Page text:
Management as a productive resource

I’ve been browsing through Edith Penrose’s Theory of the Growth of the Firm, having read the biography by Angela Penrose, No Ordinary Woman. Published in 1959, it is an interesting narrative approach to the dynamics of individual firms, with plentiful examples from case studies. One can see that it was heading in a very different direction methodologically from mainstream economics, and hence why Penrose was taken up by business schools instead.

Yet mainstream economics is arguably rediscovering her core reasoning:
“The emphasis is on the internal resources of the firm – on the productive services available to a firm from management within the firm. … the experience of management will affect the productive services that all its other resources are capable of rendering.” The manager’s mind interprets the environment in which the firm is operating, the expectations of future demand and the directions in which to expand, she continues. It is not only the objective resources available, but how the management of the firm can use them, and how they understand the competitive environment in which they are operating. All of this reminded me very much of the recent World Management Survey work by Nick Bloom, John Van Reenen and colleagues looking at the importance of management quality for firm productivity. They write: “Economists have long puzzled over the astounding differences in productivity between firms and countries. In this paper, we present evidence on a possible explanation for persistent differences in productivity at the firm and the national level — namely, that such differences largely reflect variations in management practices.” Maybe Penrose was less puzzled than many.


Low investment – another moan

A quick update on my previous post bemoaning low investment in the UK economy. Stian Westlake of NESTA asked a good question: one of the books I cited, Keith Smith’s , was published in 1984. Was this not just ahead of a long upturn in UK productivity growth, one of the stronger productivity performers in the OECD until the 2000s?

He answered his own question with a link to a NIESR growth accounting paper (pdf) concluding that both capital deepening and skills (human capital) deepening made small contributions to the improved productivity performance from the mid-1980s to 2009. The paper concludes: “The majority of the improvement comes from factors affecting the level of technology and the efficiency of factor use.” This in turn was driven by FDI and openness to trade. The impact of FDI on management skills has been confirmed subsequently by John Van Reenen and others.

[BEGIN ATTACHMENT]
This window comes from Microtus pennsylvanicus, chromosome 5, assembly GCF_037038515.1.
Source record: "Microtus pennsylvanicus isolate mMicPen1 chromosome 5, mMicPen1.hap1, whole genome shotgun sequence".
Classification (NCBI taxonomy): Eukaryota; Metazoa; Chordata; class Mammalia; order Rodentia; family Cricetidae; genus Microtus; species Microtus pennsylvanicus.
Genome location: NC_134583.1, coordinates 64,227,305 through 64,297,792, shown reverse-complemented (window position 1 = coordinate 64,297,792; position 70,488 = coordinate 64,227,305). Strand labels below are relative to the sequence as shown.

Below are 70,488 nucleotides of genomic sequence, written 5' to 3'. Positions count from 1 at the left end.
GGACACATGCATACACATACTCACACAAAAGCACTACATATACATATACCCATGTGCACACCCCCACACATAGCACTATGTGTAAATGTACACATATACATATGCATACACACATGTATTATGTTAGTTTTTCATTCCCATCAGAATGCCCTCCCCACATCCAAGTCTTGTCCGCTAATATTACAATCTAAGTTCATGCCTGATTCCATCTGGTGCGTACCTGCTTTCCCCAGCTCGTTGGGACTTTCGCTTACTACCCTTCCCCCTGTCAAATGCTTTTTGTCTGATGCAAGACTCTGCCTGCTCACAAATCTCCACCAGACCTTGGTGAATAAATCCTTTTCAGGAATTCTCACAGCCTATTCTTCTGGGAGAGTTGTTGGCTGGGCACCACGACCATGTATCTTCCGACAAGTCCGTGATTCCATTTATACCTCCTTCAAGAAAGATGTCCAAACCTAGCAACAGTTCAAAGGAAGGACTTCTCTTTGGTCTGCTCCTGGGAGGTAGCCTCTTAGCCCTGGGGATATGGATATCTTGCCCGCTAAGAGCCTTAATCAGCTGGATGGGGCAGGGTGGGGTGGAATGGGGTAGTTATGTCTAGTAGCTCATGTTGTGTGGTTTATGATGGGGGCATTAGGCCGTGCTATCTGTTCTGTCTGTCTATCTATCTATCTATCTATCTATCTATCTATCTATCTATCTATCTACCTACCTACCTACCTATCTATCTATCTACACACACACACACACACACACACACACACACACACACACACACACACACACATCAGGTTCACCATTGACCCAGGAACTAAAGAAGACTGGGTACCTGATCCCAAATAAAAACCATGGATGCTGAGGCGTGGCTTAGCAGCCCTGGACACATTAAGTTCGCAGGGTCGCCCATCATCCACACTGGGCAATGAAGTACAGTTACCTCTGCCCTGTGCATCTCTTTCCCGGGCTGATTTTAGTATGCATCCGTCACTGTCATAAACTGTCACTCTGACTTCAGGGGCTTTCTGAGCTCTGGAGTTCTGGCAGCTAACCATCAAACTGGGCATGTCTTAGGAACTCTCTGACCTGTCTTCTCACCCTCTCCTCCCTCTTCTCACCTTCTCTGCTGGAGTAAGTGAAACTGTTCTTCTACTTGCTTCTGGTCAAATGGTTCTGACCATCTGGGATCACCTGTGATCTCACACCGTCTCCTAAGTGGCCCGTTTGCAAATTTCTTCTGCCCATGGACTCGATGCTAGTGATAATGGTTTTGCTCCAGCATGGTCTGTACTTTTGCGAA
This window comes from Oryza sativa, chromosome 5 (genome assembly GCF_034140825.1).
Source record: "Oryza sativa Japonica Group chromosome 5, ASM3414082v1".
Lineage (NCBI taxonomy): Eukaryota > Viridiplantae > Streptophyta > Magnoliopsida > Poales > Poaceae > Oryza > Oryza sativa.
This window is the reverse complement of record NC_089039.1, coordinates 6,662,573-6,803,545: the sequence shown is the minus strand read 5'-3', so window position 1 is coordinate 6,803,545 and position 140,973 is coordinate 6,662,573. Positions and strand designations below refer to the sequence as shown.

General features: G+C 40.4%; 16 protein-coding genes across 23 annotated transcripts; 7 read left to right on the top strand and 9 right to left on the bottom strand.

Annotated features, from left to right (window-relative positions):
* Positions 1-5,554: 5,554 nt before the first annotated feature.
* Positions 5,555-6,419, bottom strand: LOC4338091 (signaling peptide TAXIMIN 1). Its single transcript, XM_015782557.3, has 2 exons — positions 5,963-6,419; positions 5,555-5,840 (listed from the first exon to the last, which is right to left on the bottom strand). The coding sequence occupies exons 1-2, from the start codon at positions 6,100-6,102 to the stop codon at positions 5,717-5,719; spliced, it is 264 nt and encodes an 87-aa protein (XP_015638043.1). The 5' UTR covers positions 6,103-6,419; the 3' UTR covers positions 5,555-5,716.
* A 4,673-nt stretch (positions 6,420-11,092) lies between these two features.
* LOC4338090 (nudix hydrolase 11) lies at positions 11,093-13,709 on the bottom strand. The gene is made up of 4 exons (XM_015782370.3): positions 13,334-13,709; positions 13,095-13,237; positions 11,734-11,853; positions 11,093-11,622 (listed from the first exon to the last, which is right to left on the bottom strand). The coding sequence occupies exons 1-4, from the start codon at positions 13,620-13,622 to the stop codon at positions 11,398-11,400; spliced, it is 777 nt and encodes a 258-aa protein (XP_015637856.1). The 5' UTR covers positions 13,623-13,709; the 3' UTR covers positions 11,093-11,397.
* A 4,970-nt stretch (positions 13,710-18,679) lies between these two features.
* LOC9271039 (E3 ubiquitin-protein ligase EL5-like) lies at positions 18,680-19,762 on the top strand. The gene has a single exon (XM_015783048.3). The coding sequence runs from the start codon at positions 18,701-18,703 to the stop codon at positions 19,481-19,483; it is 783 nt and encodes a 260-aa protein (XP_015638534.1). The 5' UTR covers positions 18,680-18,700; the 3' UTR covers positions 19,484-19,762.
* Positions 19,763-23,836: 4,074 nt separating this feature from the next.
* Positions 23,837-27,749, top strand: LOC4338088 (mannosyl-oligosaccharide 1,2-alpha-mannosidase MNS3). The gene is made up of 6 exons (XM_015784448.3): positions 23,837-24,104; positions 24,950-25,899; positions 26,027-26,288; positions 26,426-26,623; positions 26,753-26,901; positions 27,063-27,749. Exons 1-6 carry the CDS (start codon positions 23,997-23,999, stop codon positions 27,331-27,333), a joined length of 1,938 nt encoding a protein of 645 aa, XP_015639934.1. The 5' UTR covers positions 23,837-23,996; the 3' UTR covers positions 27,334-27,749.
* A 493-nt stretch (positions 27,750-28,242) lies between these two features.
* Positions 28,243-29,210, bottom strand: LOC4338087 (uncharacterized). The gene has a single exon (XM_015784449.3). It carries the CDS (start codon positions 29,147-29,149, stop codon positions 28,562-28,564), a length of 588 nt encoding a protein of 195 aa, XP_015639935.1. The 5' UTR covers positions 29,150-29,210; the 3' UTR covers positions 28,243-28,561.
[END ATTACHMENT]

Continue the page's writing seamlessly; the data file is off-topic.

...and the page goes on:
Stephen King of HSBC, author of ,  pointed me to the chart below indicating the same thing.

Contributions to annual growth


The tough life of the corner office

 by Ray Fisman and Tim Sullivan has a subtitle that many people might consider to be a contradiction in terms: The Underlying Logic of The Office. A majority of us work in offices, and we know it isn’t logic so much as emotion or perhaps just habit that drives things. Often, indeed, the emotions of the kindergarten playground.

Nevertheless, Fisman and Sullivan have achieved that rare feat of writing a book about management and organisation that offers genuine new insights, and is a good read as well. I thoroughly enjoyed it.

The key moment of illumination comes early in the book when they write: “Jobs that stay inside the org are the hard ones: hard to measure, hard to define and hard to do. If they were easy, we’d hire contractors to do them for us, and the market, with prices working their magic, would work just fine at getting the job done.” The way to understand orgs – and why so many are so badly run – is that the work people do in them is characterised by information asymmetries and transactions costs.

The book applies the principles of information economics to many examples of organisations ranging from the US Army and the Baltimore Police Department to Apple and Citigroup. It also covers issues such as organisational culture, rocketing executive pay, merger mania, innovation (they recommend the ‘skunkworks’ approach) and the like, bringing in other areas of economics as needed – game theory, economics of ‘superstars’, behavioural psychology.

For example, take the pay spiral. The chapter begins by recounting John Thain’s extravagance – $1,400 for a waste paper basket in an office remodelling that cost $1.2 million. It moves onto Henry Mintzberg and others documenting that what CEO’s do is get interrupted by people who want to talk to them, in between all the meetings. They have little time alone and certainly don’t spend time poring over data and documents to make a rational calculation about the best thing for the business to do. Decisions are based on the CEO’s judgements about information conveyed verbally by a selection of other people. The skill of the CEO is gathering and weighing soft information.

Relatively few do this well. After all, running an org is really difficult, as already described. So slightly greater skill in doing so is amplified into significantly greater pay: a good CEO decision will be really valuable financially to a big company. Just like Hollywood stars, a slight edge makes an individual executive a hot property in the CEO jobs market. The market rewards them correspondingly. Remuneration committees embed this upward spiral because they have interlocking memberships – not necessarily the same individuals, but connected in a social network. Besides, the Remcos believe that their guy is better than average – the Lake Woebegone effect – so deserves better than average CEO pay. And the spiral continues.  So this chapter uses various parts of the economics toolkit to explain the excessive pay phenomenon. CEOs are doing difficult work, are valuable to their orgs – and they’re still overpaid.